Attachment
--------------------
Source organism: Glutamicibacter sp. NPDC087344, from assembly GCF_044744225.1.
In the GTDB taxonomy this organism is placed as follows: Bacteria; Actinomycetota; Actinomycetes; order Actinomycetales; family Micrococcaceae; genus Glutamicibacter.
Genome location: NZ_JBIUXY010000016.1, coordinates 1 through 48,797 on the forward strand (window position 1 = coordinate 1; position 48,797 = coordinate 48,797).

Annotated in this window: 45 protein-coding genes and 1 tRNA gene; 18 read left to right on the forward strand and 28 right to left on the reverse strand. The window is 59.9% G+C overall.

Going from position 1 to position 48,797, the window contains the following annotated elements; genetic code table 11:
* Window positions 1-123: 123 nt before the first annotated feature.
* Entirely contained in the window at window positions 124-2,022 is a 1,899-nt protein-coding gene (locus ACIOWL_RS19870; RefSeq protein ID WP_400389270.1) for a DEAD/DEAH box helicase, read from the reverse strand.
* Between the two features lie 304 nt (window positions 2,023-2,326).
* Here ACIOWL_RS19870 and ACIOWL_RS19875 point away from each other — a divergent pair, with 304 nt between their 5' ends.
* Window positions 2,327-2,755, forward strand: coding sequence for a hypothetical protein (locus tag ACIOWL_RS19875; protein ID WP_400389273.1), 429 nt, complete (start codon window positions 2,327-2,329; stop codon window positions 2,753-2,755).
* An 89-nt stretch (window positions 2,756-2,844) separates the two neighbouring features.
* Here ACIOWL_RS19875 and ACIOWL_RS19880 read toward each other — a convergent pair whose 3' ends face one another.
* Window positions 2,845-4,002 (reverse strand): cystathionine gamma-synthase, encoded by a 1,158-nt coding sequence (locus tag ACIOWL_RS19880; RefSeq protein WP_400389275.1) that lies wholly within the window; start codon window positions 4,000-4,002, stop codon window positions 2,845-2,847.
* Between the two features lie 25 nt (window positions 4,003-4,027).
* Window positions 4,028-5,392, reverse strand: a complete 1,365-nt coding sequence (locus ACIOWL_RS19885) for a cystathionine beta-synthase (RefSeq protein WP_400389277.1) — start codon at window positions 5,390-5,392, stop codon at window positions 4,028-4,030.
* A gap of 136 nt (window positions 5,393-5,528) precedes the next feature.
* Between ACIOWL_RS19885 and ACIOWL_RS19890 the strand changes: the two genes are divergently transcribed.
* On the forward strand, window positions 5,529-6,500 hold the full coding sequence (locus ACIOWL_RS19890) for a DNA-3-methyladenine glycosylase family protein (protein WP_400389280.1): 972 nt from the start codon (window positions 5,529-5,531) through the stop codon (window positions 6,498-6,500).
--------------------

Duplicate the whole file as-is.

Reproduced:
Source organism: Glutamicibacter sp. NPDC087344, from assembly GCF_044744225.1.
In the GTDB taxonomy this organism is placed as follows: Bacteria; Actinomycetota; Actinomycetes; order Actinomycetales; family Micrococcaceae; genus Glutamicibacter.
Genome location: NZ_JBIUXY010000016.1, coordinates 1 through 48,797 on the forward strand (window position 1 = coordinate 1; position 48,797 = coordinate 48,797).

Annotated in this window: 45 protein-coding genes and 1 tRNA gene; 18 read left to right on the forward strand and 28 right to left on the reverse strand. The window is 59.9% G+C overall.

Going from position 1 to position 48,797, the window contains the following annotated elements; genetic code table 11:
* Window positions 1-123: 123 nt before the first annotated feature.
* Entirely contained in the window at window positions 124-2,022 is a 1,899-nt protein-coding gene (locus ACIOWL_RS19870; RefSeq protein ID WP_400389270.1) for a DEAD/DEAH box helicase, read from the reverse strand.
* Between the two features lie 304 nt (window positions 2,023-2,326).
* Here ACIOWL_RS19870 and ACIOWL_RS19875 point away from each other — a divergent pair, with 304 nt between their 5' ends.
* Window positions 2,327-2,755, forward strand: coding sequence for a hypothetical protein (locus tag ACIOWL_RS19875; protein ID WP_400389273.1), 429 nt, complete (start codon window positions 2,327-2,329; stop codon window positions 2,753-2,755).
* An 89-nt stretch (window positions 2,756-2,844) separates the two neighbouring features.
* Here ACIOWL_RS19875 and ACIOWL_RS19880 read toward each other — a convergent pair whose 3' ends face one another.
* Window positions 2,845-4,002 (reverse strand): cystathionine gamma-synthase, encoded by a 1,158-nt coding sequence (locus tag ACIOWL_RS19880; RefSeq protein WP_400389275.1) that lies wholly within the window; start codon window positions 4,000-4,002, stop codon window positions 2,845-2,847.
* Between the two features lie 25 nt (window positions 4,003-4,027).
* Window positions 4,028-5,392, reverse strand: a complete 1,365-nt coding sequence (locus ACIOWL_RS19885) for a cystathionine beta-synthase (RefSeq protein WP_400389277.1) — start codon at window positions 5,390-5,392, stop codon at window positions 4,028-4,030.
* A gap of 136 nt (window positions 5,393-5,528) precedes the next feature.
* Between ACIOWL_RS19885 and ACIOWL_RS19890 the strand changes: the two genes are divergently transcribed.
* On the forward strand, window positions 5,529-6,500 hold the full coding sequence (locus ACIOWL_RS19890) for a DNA-3-methyladenine glycosylase family protein (protein WP_400389280.1): 972 nt from the start codon (window positions 5,529-5,531) through the stop codon (window positions 6,498-6,500).